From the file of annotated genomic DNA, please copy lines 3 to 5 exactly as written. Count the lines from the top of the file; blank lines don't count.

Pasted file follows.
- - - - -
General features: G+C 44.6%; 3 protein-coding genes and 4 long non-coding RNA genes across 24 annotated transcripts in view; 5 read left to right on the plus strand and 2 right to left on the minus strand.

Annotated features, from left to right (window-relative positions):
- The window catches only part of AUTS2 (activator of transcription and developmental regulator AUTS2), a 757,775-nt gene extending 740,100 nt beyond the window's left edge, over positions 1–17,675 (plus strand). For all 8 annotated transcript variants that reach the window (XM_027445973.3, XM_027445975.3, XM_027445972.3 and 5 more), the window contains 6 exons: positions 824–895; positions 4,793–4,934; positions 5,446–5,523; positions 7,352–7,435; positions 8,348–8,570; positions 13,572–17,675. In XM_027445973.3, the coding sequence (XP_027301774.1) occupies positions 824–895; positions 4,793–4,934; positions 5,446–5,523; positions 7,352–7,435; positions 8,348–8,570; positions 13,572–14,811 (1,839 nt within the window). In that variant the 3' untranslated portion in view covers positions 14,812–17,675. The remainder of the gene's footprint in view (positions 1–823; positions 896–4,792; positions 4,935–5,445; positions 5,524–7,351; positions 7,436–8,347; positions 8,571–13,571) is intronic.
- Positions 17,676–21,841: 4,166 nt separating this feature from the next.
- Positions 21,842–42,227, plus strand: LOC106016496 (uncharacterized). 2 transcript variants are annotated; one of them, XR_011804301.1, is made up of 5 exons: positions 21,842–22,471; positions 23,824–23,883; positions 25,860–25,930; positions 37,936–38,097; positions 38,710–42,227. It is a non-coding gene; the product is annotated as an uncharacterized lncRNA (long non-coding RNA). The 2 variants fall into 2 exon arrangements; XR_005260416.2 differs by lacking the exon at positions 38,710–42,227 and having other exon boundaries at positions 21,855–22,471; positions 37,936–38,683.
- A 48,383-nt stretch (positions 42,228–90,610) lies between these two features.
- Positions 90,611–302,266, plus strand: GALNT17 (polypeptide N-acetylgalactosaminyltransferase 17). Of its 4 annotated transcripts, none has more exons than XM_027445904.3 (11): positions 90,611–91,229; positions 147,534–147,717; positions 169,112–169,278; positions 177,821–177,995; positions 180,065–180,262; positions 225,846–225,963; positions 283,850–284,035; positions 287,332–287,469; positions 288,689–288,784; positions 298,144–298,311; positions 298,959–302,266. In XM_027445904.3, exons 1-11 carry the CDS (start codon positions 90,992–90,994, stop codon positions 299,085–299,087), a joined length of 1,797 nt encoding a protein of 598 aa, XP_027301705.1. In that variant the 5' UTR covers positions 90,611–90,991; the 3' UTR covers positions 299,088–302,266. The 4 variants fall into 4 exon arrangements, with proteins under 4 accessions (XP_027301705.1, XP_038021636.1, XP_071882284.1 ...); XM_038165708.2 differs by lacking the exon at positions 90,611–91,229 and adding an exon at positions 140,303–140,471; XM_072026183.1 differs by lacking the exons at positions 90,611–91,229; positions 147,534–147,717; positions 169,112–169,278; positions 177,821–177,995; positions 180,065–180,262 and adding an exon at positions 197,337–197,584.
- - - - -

- The window catches only part of AUTS2 (activator of transcription and developmental regulator AUTS2), a 757,775-nt gene extending 740,100 nt beyond the window's left edge, over positions 1–17,675 (plus strand). For all 8 annotated transcript variants that reach the window (XM_027445973.3, XM_027445975.3, XM_027445972.3 and 5 more), the window contains 6 exons: positions 824–895; positions 4,793–4,934; positions 5,446–5,523; positions 7,352–7,435; positions 8,348–8,570; positions 13,572–17,675. In XM_027445973.3, the coding sequence (XP_027301774.1) occupies positions 824–895; positions 4,793–4,934; positions 5,446–5,523; positions 7,352–7,435; positions 8,348–8,570; positions 13,572–14,811 (1,839 nt within the window). In that variant the 3' untranslated portion in view covers positions 14,812–17,675. The remainder of the gene's footprint in view (positions 1–823; positions 896–4,792; positions 4,935–5,445; positions 5,524–7,351; positions 7,436–8,347; positions 8,571–13,571) is intronic.
- Positions 17,676–21,841: 4,166 nt separating this feature from the next.
- Positions 21,842–42,227, plus strand: LOC106016496 (uncharacterized). 2 transcript variants are annotated; one of them, XR_011804301.1, is made up of 5 exons: positions 21,842–22,471; positions 23,824–23,883; positions 25,860–25,930; positions 37,936–38,097; positions 38,710–42,227. It is a non-coding gene; the product is annotated as an uncharacterized lncRNA (long non-coding RNA). The 2 variants fall into 2 exon arrangements; XR_005260416.2 differs by lacking the exon at positions 38,710–42,227 and having other exon boundaries at positions 21,855–22,471; positions 37,936–38,683.